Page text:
Ayurvedic Seasonal Guide: Spring
Spring tends to be fantasized for its blooming flowers, sunshine, and breezy days; however, to get there we need to tend to the muck and guck that is truly the essence of the season. In Ayurveda, Spring is considered Kapha season, where the elements of earth and water are dominate. Ice and snow are melting, rivers are rushing, and there’s an increased warmth and wetness to the atmosphere.
Two guiding principles of Ayurveda are like increases like, and opposites create balance. Spring invites us to thaw out from the winter and eliminate an excess of Kapha accumulated from the highly cold and wet qualities of winter and our heavier diets. Sitting on the couch, hibernating, eating mac and cheese, and watching TV all day is not going to bring us joy and balance as perhaps it did during the winter-time when we needed some of these heavy qualities to support us. Rather, inviting the opposite qualities will better serve us in combating seasonal allergies, congestion, and excess mucus, or lethargy and lack of motivation.
Below are a few of our favorite practices to balance Kapha.
Garshana: Dry brushing has been quite trendy these days, and for good reason. It helps to stimulate the skin and lymphatic system, enhance blood circulation and release accumulated toxins. The problem for most people may be in using a bristle brush. Bristle brushes tend to be rough and uncomfortable on the skin. For some, it may create a leather-like consistency to the skin from sustained use over time. A beautiful option to try instead is the use of garshana gloves. Besides offering a softer alternative to the bristle brush, the gloves can remove static electricity from the skin. Moreover, practicing with garshana gloves encourages a deeper connection to your body as you are using your hands to dry brush.
How to: Perform long strokes on the limbs and circles around the joints and create a large circle up the right and down the left at your belly. Start with the feet and make your way up toward your heart. The direction of the stroke should always be toward your heart as this helps drain the lymph back to your heart. Continue up to your torso and onto your neck, and massage from the hands to the shoulders. Any amount of time you can give this practice is better than none, but we recommend you try and allow yourself the space for five minutes to connect with your body.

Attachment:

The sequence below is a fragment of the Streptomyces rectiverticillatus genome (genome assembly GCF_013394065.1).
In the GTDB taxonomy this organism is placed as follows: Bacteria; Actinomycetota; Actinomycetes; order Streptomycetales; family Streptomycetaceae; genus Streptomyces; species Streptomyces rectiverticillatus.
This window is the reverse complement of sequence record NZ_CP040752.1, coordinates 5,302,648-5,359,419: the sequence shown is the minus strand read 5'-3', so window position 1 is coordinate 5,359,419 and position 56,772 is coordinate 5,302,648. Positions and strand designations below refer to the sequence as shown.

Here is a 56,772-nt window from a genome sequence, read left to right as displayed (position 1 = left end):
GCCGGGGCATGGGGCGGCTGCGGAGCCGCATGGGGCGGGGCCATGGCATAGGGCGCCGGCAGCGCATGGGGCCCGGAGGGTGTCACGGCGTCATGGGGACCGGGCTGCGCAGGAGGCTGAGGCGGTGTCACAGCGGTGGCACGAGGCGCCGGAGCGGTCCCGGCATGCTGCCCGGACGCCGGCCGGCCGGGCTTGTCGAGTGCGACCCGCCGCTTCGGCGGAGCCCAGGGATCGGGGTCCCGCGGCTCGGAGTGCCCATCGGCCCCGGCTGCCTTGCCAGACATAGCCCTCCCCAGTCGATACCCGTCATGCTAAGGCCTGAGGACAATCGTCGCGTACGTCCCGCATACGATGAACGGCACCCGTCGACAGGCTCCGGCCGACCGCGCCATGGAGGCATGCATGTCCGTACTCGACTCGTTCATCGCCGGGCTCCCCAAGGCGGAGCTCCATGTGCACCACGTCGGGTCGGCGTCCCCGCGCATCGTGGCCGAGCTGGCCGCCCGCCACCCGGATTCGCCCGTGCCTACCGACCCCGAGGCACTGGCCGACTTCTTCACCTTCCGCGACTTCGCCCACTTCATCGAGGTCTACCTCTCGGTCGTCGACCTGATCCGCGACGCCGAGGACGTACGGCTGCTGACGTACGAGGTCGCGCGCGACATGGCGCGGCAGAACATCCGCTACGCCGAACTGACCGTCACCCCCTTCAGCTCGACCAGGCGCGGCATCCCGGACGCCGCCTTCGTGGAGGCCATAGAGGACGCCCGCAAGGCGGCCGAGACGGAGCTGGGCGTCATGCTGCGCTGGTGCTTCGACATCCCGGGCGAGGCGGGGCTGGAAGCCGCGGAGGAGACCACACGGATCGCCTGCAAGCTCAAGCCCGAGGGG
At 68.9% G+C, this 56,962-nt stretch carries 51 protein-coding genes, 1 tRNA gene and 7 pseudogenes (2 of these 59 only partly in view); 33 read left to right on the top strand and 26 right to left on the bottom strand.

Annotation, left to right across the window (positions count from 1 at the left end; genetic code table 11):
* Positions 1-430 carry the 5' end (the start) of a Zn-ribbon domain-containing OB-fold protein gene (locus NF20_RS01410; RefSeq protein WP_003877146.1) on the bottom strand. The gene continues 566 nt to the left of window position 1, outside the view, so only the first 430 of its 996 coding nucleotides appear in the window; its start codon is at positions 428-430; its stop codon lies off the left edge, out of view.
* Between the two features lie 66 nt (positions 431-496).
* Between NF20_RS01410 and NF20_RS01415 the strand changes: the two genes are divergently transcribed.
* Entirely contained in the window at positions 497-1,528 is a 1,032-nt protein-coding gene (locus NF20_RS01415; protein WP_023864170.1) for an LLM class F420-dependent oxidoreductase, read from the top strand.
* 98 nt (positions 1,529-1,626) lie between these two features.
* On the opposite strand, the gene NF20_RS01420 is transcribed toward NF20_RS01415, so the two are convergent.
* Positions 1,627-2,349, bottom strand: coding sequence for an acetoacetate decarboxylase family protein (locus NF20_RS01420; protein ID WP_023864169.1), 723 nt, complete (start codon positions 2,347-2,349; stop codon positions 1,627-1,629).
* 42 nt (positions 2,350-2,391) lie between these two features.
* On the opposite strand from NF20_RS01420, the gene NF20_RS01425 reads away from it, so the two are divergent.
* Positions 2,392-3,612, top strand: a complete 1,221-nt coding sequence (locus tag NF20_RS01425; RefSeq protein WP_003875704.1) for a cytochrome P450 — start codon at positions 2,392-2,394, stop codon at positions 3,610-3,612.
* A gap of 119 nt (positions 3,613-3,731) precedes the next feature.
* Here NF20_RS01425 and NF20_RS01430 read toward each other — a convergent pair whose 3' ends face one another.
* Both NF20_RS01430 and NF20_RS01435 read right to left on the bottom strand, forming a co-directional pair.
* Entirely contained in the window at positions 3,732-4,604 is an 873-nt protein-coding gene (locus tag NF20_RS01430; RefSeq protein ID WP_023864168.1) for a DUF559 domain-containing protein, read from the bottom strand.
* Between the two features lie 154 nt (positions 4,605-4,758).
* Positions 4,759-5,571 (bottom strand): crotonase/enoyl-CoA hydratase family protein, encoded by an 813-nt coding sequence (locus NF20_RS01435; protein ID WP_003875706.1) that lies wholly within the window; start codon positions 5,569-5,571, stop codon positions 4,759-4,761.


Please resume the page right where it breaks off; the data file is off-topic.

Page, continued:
Neti and Nasya: The Neti pot is a well-known device to cleanse environmental pollutants and excess mucus. Using a neti pot is a drying practice to balance the heavy, oily qualities of Kapha. To sustain the effects, follow using the neti with nasya oil. Once the nostrils are dry, mucus may come in to try to lubricate the nostrils, but to our detriment. The use of nasya can work as preventative care when it comes to excess mucus and congestion as the body won’t feel the need to do that if it’s already lubricated. Our herbalized Nasya oil is highly nourishing and is great for use after the Neti and in general upkeep.
How to: Use 8oz of purified, warm water with 1⁄4 tsp of non-iodized salt. Place the spout in one nostril as you stand over the bathroom sink or while in the shower and tilt your head slightly to the other side. Do not swallow and breathe through your mouth. Allow the solution to drain from your nose out the opposite nostril. As it runs out, you can blow gently to remove any mucus remaining in your nasal passage. Repeat 2-3 times for each nostril. When finished, bend at the waist and forcefully exhale through both nostrils for a final cleanse. After use of the neti, be sure to lubricate your nasal passages with Farmtrue Nasya or sesame oil. Herbalized oil helps to purify the senses. You can warm the nasya oil by placing in a cup of warm water. Tilt your head back or lay on the edge of a couch or sofa and place 2-4 drops of oil in each nostril and sniff. It is normal to taste the oil in the back of your throat or have some drop out of your nose a minute or two afterward, but you can try to avoid this with a quick, deep sniff.
Shake things up: When we’re in the thick of Kapha season, or Spring, we may feel mentally sluggish, lethargic, depressed, and feel stuck in a rut. One great remedy to find balance is to move this earth and water energy by trying something new. It could be as big as planning a trip to get out of town, or more simplistic like finding a new walking route. Ayurveda teaches us that switching up the foods in your diet during the seasonal transitions is essential as well. Your body should naturally be craving lighter, cleansing foods such as asparagus, arugula, sprouts, berries and lighter grains like millet and quinoa. This is a great time to lighten everything up, reduce or avoid dairy and meats as they can be heavy and difficult for your body to let go of the heaviness of winter. Don’t forget to spice your food to help stoke your digestive fire which is key for strong digestion during this cleansing time.